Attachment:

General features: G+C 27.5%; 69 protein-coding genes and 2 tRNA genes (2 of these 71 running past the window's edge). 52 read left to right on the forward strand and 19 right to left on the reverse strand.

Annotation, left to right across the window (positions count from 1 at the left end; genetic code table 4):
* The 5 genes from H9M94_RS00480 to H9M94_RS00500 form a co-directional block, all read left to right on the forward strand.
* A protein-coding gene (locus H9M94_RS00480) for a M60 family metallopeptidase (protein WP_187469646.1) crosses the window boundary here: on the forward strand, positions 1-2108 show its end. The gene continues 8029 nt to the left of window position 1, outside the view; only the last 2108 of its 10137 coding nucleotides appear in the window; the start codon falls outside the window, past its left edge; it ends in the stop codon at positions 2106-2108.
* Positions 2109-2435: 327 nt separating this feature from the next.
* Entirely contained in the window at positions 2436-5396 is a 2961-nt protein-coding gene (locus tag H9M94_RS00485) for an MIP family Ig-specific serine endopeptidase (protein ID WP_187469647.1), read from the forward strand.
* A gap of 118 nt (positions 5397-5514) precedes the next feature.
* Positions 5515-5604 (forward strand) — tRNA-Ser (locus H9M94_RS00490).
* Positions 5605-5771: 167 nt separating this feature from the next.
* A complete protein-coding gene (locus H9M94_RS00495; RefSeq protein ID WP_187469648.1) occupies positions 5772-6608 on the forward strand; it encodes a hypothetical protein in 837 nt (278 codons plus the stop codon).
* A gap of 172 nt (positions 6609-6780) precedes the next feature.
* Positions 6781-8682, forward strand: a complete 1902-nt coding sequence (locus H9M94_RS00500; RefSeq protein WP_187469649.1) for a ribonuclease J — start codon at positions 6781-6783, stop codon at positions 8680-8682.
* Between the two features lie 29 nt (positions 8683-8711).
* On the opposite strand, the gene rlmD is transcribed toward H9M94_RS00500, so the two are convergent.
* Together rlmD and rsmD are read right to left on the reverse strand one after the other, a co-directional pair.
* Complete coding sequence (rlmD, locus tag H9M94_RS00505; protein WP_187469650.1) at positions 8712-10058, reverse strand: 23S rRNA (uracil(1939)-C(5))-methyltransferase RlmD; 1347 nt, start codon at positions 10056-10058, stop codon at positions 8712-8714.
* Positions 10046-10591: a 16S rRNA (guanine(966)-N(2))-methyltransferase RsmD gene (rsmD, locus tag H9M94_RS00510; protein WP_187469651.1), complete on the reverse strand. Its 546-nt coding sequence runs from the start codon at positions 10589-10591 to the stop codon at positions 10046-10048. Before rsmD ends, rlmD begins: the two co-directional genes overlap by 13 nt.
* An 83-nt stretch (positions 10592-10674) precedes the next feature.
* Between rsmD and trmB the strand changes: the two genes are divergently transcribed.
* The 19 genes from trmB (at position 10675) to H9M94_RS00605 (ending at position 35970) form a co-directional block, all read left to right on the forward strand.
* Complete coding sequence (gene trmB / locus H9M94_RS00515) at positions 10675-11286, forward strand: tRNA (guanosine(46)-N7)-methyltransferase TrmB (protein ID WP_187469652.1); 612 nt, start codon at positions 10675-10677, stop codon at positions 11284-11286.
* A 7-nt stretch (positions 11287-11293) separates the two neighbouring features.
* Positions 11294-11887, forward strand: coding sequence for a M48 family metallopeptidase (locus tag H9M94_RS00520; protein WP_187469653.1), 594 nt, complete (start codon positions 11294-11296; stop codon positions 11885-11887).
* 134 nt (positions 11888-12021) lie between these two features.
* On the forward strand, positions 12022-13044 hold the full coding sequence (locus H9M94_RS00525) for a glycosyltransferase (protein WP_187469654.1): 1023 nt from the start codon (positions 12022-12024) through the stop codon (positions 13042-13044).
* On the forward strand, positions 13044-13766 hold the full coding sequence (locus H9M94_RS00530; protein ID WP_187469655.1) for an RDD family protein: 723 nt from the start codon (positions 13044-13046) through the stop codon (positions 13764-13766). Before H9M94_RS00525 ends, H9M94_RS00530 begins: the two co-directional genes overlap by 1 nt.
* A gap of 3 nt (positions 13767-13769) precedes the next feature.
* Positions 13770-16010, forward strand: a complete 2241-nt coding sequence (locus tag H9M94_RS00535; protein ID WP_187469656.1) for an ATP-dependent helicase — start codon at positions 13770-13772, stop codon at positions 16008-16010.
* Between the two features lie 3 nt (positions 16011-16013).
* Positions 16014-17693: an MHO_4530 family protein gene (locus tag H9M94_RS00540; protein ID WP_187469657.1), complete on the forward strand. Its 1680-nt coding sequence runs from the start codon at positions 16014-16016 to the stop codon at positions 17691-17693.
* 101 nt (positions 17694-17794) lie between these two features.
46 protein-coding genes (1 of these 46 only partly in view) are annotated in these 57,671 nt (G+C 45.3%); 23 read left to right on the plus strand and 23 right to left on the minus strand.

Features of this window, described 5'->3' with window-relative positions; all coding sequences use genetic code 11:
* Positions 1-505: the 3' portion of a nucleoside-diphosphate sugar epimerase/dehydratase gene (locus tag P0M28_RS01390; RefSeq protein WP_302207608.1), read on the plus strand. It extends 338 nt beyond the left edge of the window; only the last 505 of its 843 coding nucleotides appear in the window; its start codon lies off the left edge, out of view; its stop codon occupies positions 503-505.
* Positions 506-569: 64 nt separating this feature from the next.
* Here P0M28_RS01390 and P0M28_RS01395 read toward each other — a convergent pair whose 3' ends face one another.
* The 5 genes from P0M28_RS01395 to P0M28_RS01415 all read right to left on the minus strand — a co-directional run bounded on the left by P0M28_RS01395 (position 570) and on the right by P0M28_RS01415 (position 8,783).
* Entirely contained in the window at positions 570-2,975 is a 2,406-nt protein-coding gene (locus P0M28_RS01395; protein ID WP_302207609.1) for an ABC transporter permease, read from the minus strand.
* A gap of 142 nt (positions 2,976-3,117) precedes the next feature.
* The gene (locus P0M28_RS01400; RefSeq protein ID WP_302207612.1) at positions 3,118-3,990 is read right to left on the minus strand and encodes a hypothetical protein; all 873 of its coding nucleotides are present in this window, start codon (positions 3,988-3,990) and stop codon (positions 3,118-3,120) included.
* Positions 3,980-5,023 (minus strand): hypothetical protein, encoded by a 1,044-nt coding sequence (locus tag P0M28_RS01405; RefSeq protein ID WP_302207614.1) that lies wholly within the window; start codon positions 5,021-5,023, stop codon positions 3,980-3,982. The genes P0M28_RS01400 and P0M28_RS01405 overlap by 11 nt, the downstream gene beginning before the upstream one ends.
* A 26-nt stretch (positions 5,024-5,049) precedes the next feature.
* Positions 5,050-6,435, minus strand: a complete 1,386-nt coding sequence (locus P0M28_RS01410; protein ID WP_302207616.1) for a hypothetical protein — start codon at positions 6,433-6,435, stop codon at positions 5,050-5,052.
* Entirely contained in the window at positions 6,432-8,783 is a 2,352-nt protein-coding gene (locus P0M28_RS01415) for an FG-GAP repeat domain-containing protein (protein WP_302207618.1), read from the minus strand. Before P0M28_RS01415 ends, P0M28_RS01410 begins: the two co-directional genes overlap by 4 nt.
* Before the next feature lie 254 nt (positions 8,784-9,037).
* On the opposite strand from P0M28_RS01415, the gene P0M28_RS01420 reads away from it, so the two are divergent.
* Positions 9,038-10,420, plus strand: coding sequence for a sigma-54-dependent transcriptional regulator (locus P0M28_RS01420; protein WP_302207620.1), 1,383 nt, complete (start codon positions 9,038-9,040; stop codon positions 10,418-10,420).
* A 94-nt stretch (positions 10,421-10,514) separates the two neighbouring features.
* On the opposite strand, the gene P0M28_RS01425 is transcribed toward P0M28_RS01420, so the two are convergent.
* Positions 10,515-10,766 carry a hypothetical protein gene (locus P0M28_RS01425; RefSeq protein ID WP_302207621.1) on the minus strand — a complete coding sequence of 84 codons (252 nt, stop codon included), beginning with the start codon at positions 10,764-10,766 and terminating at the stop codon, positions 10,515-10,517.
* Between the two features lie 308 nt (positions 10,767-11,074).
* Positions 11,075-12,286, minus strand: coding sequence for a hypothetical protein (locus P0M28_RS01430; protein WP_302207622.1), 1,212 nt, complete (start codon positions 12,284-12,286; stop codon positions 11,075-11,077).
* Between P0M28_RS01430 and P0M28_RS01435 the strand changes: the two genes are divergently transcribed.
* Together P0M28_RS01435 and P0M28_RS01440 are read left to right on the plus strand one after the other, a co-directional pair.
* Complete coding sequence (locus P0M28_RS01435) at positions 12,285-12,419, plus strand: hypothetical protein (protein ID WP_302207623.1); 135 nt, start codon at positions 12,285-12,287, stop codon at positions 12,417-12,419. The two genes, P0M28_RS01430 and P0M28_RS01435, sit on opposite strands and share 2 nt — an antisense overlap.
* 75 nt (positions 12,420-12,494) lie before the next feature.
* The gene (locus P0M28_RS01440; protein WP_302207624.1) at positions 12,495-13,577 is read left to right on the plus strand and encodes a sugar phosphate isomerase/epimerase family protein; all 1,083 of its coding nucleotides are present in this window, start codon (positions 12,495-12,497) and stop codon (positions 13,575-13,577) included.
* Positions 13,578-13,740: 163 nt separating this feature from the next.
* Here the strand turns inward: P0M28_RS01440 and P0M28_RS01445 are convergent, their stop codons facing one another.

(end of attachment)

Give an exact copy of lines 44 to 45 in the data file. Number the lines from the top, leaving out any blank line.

* Entirely contained in the window at positions 6,432-8,783 is a 2,352-nt protein-coding gene (locus P0M28_RS01415) for an FG-GAP repeat domain-containing protein (protein WP_302207618.1), read from the minus strand. Before P0M28_RS01415 ends, P0M28_RS01410 begins: the two co-directional genes overlap by 4 nt.
* Before the next feature lie 254 nt (positions 8,784-9,037).